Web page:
Well, you've asked a lot of important questions and interesting questions, and we could talk about it, you know, for for hours and days and weeks. And that not really finished. But I think many, many people are wondering what happened to all of those forecasts, or expectations, like two or three years ago that that self driving is is around the corner on it's like, you know, companies said that it will be in 2020 and 2021. And I think some people may may be disappointed with what like with a delay that entire industry is experiencing. And what I want to say to those to all those people, your listeners is first I'm I'm with you understand it. And I think we all would wish it to be to be here earlier because it's really, really improved our lives. But this is very similar to all many other complex technologies, it does take more, sometimes longer than then originally expected. But but this is I can guarantee this is on the way this is happening. This is going to be the reality we are seeing the reality happening will help will helping to build it. And in in a matter of a few years, you will experience it yourself. So you should you should keep that anticipation This is coming.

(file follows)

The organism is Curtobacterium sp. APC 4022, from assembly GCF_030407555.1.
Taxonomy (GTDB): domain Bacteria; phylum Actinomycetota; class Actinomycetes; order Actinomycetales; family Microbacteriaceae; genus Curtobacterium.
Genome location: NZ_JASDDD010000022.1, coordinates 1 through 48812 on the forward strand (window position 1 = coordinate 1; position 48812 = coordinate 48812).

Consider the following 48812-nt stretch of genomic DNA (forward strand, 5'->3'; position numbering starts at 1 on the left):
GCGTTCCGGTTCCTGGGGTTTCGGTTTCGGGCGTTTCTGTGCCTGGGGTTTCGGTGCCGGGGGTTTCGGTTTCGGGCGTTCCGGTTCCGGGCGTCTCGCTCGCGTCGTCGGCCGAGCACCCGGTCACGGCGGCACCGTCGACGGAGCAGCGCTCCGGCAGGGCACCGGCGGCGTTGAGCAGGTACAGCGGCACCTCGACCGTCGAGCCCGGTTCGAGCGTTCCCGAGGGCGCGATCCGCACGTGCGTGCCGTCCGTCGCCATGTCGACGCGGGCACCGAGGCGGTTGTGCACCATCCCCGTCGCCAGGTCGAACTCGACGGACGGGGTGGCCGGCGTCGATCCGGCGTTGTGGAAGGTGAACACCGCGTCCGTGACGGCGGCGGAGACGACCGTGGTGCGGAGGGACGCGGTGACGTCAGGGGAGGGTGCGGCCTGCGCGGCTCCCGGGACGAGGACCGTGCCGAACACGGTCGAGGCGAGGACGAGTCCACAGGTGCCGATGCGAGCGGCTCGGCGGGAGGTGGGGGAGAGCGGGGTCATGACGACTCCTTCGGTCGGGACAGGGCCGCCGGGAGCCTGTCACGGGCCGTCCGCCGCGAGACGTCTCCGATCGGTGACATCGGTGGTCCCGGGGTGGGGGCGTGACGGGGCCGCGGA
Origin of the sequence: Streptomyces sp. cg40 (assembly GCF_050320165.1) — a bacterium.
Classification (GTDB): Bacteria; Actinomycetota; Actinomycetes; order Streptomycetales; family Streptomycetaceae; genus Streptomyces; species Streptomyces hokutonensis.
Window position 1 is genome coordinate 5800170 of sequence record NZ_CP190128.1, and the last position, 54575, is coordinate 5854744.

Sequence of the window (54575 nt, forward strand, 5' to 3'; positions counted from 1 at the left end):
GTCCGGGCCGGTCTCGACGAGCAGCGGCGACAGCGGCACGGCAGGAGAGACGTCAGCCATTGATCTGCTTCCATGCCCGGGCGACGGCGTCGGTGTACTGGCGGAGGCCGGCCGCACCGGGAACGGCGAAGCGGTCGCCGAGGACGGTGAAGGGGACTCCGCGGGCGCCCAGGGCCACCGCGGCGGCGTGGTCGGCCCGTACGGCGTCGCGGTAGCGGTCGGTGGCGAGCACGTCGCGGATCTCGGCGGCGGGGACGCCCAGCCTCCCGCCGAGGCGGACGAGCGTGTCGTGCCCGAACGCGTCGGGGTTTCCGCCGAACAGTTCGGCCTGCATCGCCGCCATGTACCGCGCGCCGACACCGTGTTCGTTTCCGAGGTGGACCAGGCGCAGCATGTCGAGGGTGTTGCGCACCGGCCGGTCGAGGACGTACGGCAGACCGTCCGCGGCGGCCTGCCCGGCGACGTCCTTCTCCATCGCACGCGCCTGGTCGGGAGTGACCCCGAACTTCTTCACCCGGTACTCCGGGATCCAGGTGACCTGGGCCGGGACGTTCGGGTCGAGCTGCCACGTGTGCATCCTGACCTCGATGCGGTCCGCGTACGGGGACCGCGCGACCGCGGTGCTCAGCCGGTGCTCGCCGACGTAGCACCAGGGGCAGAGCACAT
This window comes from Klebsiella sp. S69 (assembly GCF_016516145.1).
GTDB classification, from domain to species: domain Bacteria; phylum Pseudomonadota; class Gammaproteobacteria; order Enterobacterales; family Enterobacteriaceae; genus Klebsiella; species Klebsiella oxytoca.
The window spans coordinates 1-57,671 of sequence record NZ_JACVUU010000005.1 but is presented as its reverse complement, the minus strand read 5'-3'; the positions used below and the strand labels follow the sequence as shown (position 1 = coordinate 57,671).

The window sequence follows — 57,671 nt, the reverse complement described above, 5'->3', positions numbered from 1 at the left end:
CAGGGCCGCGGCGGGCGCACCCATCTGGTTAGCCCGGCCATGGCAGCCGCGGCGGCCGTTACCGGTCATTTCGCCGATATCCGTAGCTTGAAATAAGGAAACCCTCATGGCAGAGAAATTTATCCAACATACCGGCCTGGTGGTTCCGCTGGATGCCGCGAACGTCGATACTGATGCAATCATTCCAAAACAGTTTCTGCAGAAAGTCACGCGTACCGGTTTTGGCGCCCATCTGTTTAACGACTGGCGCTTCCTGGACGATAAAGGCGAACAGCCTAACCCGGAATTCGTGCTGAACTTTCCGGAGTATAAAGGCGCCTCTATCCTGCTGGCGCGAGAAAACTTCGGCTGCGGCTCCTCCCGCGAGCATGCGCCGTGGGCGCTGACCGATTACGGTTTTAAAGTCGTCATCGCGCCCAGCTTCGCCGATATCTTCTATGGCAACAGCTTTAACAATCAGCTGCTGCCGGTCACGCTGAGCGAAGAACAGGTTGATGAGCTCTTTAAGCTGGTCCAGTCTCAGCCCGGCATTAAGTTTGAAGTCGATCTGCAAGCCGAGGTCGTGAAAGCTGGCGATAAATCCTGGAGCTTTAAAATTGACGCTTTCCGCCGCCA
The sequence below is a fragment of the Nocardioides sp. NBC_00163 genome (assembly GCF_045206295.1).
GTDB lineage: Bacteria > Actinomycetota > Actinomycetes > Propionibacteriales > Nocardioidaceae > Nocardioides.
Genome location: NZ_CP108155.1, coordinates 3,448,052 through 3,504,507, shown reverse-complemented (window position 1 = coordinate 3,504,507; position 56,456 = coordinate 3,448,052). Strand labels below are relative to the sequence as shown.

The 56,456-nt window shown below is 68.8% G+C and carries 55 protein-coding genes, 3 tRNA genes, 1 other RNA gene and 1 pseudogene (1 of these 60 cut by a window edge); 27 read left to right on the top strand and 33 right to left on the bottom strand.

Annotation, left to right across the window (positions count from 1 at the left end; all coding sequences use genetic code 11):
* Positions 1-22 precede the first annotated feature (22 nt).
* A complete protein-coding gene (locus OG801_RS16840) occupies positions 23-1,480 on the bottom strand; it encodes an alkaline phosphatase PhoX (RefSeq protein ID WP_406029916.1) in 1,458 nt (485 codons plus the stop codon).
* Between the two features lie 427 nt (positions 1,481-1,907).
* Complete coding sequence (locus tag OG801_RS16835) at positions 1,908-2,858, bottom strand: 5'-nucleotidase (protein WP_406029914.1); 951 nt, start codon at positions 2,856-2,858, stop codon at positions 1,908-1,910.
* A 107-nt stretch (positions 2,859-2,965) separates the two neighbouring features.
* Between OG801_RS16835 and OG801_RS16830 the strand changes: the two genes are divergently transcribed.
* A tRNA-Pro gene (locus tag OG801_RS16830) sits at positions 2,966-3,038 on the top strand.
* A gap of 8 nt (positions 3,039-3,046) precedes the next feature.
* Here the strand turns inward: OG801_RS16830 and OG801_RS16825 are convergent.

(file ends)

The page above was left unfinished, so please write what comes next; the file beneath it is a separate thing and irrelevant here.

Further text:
Tom Raftery:

Fantastic. Fantastic. Oren, if people want to know more about yourself, or about your interviews, one or two, or universe technologies, or any of the aspects that we talked about on the podcast today, where would you have me direct them.

Oren Buskila:

So there's the innovyz Technologies website, where we link it to many other four sites, we give some final resources. There's YouTube innovyz Technologies on YouTube, where you can see lots of really, really cool point clouds, like recorded data from all over the world there. And as there's our web pages on on LinkedIn and and Facebook will, we and I and my partner and and co founder Omar Caleb the CEO, we post regularly interesting updates on the company and also also more point clouds of the ladder. So you're all welcome to give. give this a try. And I think you'll see it's interesting.

Tom Raftery:

Super, super Oren. That's been great. Thanks a million for coming on the podcast today.

Oren Buskila:

Thank you, Tom. This has been a pleasure.

Tom Raftery:

Okay, we've come to the end of the show. Thanks everyone for listening. If you'd like to know more about digital supply chains, head on over to sa p.com slash digital supply chain or, or simply drop me an email to Tom raftery@sap.com. If you'd like to show please don't forget to subscribe to it and your podcast application of choice to get new episodes as soon as they're published. Also, please don't forget to rate and review the podcast. It really does help new people to find the show. Thanks. Catch you all next time.